What is an Examination Under Oath (EUO)?

What is an Examination Under Oath (EUO)?

Last week two clients came in to provide an EUO.  An EUO is a fancy phrase for an insurance defense lawyer questioning someone about a car crash case.  It’s basically a deposition.  Sworn statement under oath.

Who Will Request and be There?

Allstate, USAA, and State Farm are the most likely carriers to request an EUO in the Commonwealth of Kentucky.  They use two main law firms to carry out the questioning.  The lawyers they hire are good.  However, they sometimes use scare tactics and intimidation in an effort to diminish a claim.  For example, one lawyer starts his entire line of questioning off with a tirade on insurance fraud and you can withdraw this claim at any time.  Insurance adjusters will also show up the EUO.  They don’t get to ask questions but will get the lawyer to ask what they want.

What is the Relevant Law?

Thanks to a really good personal injury lawyer and the Kentucky Supreme Court (KYSCT) the law is clear on what the insurance company can ask during an EUO.  They can ask questions related to the facts of the crash.  What they really want to ask is questions about treatment and unrelated issues.  The lawyers for the other side will try to sneak these questions in despite the fact the KYSCT has told them they cannot.

What Will They Ask?

The lawyers will ask questions about treatment that happened months and months ago.  They do this to later state that the records aren’t reflective of the treatment.  I find that to be misleading.  I wouldn’t remember on X Date six months ago at X time if I received X treatment.  That is why we have medical records.  I’ve also had them ask if my client got treatment but call the treatment by another name in an attempt to confuse my client.  Calling a TENS unit an “ultrasound” for example.

For last weeks EUO my clients were the passengers in a rear end collision.  They were not listed on the police report.  My clients had photographs at the scene of the crash and a consistent version of what happened—their driver rear ending the vehicle in front.  The catch is that after the crash their driver did not want a claim on her insurance.  In my estimation the driver then told the insurance company there were issues that didn’t exist.  They then used this to request the EUO and hassle my clients.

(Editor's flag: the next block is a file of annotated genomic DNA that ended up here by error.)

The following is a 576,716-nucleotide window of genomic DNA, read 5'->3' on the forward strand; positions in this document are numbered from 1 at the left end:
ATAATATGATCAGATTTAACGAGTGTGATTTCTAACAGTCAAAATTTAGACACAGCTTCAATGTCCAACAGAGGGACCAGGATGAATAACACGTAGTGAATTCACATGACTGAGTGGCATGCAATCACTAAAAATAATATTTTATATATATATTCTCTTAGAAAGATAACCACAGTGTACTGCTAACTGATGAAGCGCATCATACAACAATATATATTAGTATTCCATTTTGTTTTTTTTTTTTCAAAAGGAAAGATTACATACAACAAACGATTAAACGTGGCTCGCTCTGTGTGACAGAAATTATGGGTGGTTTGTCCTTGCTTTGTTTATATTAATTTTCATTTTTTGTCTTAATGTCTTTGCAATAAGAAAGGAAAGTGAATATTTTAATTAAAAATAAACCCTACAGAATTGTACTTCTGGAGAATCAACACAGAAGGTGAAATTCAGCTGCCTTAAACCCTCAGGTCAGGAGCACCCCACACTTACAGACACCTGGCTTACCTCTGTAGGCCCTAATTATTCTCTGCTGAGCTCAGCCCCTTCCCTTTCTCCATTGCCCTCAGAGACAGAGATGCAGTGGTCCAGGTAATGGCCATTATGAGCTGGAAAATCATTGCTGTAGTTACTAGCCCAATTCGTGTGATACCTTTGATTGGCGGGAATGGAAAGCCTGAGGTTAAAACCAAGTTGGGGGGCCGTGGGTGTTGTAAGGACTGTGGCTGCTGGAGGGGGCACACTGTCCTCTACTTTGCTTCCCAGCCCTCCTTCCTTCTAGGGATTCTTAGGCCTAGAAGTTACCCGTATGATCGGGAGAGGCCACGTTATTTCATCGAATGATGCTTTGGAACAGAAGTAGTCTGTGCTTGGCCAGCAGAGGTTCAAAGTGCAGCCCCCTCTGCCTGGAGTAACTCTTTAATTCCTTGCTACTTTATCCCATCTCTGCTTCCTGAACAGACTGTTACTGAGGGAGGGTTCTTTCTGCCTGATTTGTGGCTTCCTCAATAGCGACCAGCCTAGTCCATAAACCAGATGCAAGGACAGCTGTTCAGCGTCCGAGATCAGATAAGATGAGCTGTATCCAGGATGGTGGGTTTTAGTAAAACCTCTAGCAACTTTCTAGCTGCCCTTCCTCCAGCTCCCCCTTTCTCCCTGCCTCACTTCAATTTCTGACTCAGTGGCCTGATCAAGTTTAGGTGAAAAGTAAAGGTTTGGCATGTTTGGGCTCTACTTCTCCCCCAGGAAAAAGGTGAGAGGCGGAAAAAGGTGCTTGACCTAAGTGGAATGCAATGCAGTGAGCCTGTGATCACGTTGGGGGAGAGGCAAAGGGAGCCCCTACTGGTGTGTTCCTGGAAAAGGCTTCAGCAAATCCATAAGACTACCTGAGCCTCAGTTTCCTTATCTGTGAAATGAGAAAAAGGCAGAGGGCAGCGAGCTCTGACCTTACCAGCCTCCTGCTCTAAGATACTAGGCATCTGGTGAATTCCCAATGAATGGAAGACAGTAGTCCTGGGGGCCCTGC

What Should My Lawyer Do?

Before I provide an EUO, I put on the record that my client is there to provide a facts of crash statement.  If applicable, I will state something about the facts of the crash and that the police report, medical bills, and medical expenses have been submitted to the insurance company.  Kentucky law presumes these bills reasonable and payable.  The reason for this is to avoid burdening the court with disputes.  This does not mean that the insurance companies follow the law.  They will try to get around it.

For the EUO last week I also had the photographs my clients took at the scene of the crash.  This consisted of pictures of the cars, drivers licenses, and police report number.  I also put on the record that the insurance company paid my clients benefits and then decided to cut them off.  It didn’t make sense to me for them to pay the benefits and then change their mind.  This was a rear end collision and my clients had proof they were involved.  One client went to school with the police officer.  Plus, who is going to get medical treatment if they aren’t hurt?  That is crazy, but insurance companies think the whole world is out to get them.  That is pretty sad.

Should I Attend an EUO Without a Lawyer?

If you are asked to provide an EUO make sure a lawyer is present and answer only facts of crash questions. The insurance company will go on a fishing expedition if a lawyer is not present.

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